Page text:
Tuesday, May 1, 2001
Does ADB insure against failure?ADBwatch and other organizations that oppose the Asian Development Bank's policies require their members to make a pledge of nonviolent opposition. Yet some insist that these organizations need insurance in case protests get out of hand and cause injuries and property damage.
As the ADB pledges economic development, one wonders if it has insurance in case its projects get out of hand and cause poverty, displacement and environmental damage.
Hilton does not need a seventh towerHilton's greed will destroy the homey feeling of the Hilton Hawaiian Village. Hilton's announcement of a new seventh 350-foot tower to be built on a remaining odd-shaped 1.9-acre sliver of land must be stopped or scaled down. Local residents were sorry to see the Hawaiiana Tahitian Lanai landmark destroyed and do not wish to see a huge building wedged into this property.
Waikiki does not need this monster-sized tower. This tower kills the last remaining view of the ocean for hundreds of nearby taxpaying residents. Why can't Hilton give something back to the community and live up to its national advertising that says there is open space on its village property. We are just recovering from the noise of the new Kalia Tower that was placed on another remaining parcel.
A five-foot strip of tropical plants will not make up for the fact that this strip of land is too small for a tower 350 feet tall.
"It was a great trip here. And I don't know about this adaption they talk about. I'm already adapted."
California millionaire and the world's first space tourist, upon arriving at the international space station yesterday.
"I think we should let history pass. I believe, let it rest."
Hawaii resident who emigrated from South Vietnam in 1975, about the revelation of former Nebraska Sen. Robert Kerrey that he led a team of Navy SEALs who mistakenly killed innocent civilians during a firefight in a Vietnamese village in 1969.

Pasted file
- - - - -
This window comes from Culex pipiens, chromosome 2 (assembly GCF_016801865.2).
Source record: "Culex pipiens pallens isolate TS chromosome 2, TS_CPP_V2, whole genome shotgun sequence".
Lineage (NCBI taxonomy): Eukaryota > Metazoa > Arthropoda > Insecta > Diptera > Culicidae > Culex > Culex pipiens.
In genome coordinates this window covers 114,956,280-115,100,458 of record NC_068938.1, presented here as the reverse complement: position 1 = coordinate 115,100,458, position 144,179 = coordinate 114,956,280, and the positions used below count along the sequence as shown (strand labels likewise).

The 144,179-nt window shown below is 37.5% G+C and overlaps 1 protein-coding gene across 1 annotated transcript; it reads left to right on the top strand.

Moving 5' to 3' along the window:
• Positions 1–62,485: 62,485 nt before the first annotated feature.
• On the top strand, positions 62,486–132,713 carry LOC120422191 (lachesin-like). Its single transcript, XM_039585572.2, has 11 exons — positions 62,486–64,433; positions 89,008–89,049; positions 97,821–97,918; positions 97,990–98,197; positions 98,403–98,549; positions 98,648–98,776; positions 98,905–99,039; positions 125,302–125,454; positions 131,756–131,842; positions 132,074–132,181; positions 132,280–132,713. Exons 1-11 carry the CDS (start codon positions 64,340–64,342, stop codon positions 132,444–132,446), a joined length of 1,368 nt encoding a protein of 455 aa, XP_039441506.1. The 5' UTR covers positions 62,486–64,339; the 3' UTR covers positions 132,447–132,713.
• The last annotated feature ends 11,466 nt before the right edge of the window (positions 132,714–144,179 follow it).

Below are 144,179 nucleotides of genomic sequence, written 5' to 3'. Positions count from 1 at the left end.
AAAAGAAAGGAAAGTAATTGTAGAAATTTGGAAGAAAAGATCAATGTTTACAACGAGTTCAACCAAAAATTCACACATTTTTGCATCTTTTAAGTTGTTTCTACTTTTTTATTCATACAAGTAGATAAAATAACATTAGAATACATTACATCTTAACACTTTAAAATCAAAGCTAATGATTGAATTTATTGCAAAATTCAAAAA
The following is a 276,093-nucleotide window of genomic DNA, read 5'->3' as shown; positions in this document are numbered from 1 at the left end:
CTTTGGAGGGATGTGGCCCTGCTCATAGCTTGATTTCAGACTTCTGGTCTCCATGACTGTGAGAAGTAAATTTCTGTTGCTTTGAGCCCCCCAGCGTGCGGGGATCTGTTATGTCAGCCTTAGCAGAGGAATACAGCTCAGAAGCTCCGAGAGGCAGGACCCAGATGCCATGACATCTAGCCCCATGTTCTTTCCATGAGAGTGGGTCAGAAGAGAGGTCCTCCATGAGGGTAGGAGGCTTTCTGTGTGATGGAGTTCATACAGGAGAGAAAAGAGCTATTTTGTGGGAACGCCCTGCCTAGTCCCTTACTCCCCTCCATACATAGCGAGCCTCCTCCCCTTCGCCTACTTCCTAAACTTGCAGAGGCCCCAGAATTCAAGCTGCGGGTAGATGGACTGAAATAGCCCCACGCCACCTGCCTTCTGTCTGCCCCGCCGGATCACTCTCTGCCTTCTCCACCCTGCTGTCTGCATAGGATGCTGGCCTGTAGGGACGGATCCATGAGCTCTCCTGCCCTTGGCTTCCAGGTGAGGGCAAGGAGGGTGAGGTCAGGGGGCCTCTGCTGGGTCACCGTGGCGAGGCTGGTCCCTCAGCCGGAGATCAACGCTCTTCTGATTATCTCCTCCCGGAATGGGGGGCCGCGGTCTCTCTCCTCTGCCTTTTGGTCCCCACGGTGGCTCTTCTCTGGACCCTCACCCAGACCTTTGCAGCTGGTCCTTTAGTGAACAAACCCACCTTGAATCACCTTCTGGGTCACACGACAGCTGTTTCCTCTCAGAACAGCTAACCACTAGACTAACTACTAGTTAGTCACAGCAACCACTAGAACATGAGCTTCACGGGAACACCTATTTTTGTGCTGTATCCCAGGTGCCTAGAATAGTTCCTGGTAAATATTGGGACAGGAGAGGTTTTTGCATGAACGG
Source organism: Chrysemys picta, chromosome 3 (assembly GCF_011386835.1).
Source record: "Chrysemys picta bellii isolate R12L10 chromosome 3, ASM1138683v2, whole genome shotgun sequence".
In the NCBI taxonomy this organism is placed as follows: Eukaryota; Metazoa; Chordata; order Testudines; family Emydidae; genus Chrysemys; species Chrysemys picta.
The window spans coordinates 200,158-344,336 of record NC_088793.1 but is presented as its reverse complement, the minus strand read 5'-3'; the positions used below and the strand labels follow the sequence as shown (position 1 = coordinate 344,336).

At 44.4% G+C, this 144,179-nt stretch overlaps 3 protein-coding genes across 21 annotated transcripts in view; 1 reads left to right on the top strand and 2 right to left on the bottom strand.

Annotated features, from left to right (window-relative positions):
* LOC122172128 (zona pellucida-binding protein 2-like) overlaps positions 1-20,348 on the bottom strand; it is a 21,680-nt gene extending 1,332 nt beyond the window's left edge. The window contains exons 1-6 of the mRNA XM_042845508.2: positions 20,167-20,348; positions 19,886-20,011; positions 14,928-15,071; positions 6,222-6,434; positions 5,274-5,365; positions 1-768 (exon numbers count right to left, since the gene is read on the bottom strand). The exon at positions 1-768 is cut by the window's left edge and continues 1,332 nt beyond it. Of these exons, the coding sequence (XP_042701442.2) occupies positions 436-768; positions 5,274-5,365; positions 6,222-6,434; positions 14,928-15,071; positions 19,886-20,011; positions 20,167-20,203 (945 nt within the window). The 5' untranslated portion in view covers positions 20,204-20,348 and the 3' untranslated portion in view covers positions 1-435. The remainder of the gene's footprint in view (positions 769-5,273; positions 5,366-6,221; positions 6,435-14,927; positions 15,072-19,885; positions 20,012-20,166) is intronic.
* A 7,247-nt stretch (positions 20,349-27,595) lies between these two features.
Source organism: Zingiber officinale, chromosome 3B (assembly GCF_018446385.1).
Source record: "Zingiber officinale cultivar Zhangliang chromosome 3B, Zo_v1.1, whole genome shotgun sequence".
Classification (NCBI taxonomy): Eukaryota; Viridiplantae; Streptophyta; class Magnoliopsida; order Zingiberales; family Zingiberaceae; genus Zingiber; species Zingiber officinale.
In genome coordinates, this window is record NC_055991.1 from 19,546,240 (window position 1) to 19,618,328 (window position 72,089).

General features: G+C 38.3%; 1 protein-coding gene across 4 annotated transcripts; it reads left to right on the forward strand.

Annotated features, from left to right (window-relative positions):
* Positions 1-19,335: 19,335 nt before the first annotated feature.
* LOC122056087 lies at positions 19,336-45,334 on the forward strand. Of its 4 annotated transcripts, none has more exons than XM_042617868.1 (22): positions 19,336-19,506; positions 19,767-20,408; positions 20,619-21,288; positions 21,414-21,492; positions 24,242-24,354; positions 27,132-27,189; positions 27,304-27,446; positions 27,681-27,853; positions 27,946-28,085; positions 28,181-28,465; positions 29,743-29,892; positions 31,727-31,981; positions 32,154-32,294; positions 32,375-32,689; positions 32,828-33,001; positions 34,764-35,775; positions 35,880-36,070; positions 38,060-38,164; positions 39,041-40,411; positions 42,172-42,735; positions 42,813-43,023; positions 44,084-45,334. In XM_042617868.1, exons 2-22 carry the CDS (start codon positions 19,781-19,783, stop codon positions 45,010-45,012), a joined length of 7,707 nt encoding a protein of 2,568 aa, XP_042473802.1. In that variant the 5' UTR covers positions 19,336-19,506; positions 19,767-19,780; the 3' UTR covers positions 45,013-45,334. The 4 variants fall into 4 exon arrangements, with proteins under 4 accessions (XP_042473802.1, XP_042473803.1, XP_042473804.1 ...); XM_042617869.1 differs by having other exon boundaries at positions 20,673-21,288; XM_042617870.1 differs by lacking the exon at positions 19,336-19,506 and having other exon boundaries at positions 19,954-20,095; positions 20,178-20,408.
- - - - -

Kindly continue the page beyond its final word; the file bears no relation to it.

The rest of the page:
Bush tax-cut plan rewards the richNow that everyone's done their taxes, kiplinger.com has an easy program on the Web to calculate your tax savings under the Bush plan. For a couple grossing about $110,000 year, the first year tax savings average about $650, with about $2,500 a year savings in the final 10th year. Check it out (http://www.kiplinger.com/php/bushtax/index.html). You may be satisfied with the bone you're being thrown.
Our president is doing exactly as he promised during his campaign, namely to give his richest donors the tax break they paid him for. He told us so to our faces and to Al Gore in the debates, and now it is very close to becoming law. Why don't we question our own Congressman Neil Abercrombie on why he continues to support this estate tax repeal?
Bush's plan to repeal the estate tax would provide as much in tax reductions to the 4,500 largest estates as the entire tax plan would provide to 142 million people (according to a Feb. 26 analysis from the Center on Budget and Policy Priorities, a Washington, D.C., non-partisan policy institute).
The 4,500 largest estates and the 142 million people with the lowest incomes would each receive about $28 billion under the plan in 2010, when estate tax repeal would be in full effect. That works out to a cool average $6.22 million for each of the 4,500 largest estates in tax savings in the final 10th year and less than $200 for each of the 142 million people with lowest incomes.